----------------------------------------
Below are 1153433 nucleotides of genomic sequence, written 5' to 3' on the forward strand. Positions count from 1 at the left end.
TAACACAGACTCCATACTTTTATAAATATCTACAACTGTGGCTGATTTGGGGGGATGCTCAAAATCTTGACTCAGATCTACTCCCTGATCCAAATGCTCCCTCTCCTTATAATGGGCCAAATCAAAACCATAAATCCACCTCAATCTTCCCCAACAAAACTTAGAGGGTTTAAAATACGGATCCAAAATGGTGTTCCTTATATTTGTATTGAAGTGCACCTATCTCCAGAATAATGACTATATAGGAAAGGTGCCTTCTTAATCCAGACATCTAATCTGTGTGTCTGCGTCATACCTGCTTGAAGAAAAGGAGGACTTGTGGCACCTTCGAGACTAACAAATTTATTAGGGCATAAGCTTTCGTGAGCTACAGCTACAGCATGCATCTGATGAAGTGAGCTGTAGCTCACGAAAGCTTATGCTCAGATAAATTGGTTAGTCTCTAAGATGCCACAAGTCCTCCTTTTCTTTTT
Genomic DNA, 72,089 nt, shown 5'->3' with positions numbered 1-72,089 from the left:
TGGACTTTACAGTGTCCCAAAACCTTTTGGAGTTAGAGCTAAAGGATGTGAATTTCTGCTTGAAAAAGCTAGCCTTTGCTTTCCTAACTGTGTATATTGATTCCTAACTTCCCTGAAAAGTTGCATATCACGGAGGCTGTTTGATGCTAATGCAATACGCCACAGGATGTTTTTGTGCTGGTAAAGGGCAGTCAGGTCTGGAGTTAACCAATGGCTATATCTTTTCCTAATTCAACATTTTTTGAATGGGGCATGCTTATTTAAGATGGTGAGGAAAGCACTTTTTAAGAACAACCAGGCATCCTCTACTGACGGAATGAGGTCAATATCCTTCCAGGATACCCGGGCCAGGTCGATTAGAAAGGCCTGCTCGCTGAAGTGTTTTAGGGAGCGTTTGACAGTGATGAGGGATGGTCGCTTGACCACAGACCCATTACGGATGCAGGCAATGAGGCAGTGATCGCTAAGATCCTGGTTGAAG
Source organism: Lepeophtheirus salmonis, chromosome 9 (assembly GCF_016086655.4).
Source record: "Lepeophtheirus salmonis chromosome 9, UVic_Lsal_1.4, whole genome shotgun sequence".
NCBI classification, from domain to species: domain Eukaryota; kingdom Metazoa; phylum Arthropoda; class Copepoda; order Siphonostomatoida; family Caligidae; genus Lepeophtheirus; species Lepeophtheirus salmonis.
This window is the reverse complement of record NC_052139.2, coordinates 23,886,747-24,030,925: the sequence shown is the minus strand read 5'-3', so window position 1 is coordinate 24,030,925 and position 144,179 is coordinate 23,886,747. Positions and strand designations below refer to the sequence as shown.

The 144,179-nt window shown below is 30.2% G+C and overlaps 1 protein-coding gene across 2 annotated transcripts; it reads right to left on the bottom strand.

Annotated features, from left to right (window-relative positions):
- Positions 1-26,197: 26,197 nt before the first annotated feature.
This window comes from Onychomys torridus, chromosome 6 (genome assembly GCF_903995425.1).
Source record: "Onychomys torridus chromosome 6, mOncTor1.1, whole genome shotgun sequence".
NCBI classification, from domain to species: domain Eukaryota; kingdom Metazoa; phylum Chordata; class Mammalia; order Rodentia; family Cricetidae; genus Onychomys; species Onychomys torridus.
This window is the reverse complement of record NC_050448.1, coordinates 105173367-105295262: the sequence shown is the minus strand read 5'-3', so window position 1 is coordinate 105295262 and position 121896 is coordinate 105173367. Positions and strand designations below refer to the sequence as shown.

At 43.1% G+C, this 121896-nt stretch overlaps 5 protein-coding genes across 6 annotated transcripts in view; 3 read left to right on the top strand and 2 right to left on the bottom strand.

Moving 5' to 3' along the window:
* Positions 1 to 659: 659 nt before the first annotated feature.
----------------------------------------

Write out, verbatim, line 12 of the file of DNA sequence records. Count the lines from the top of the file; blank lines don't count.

This window comes from Onychomys torridus, chromosome 6 (genome assembly GCF_903995425.1).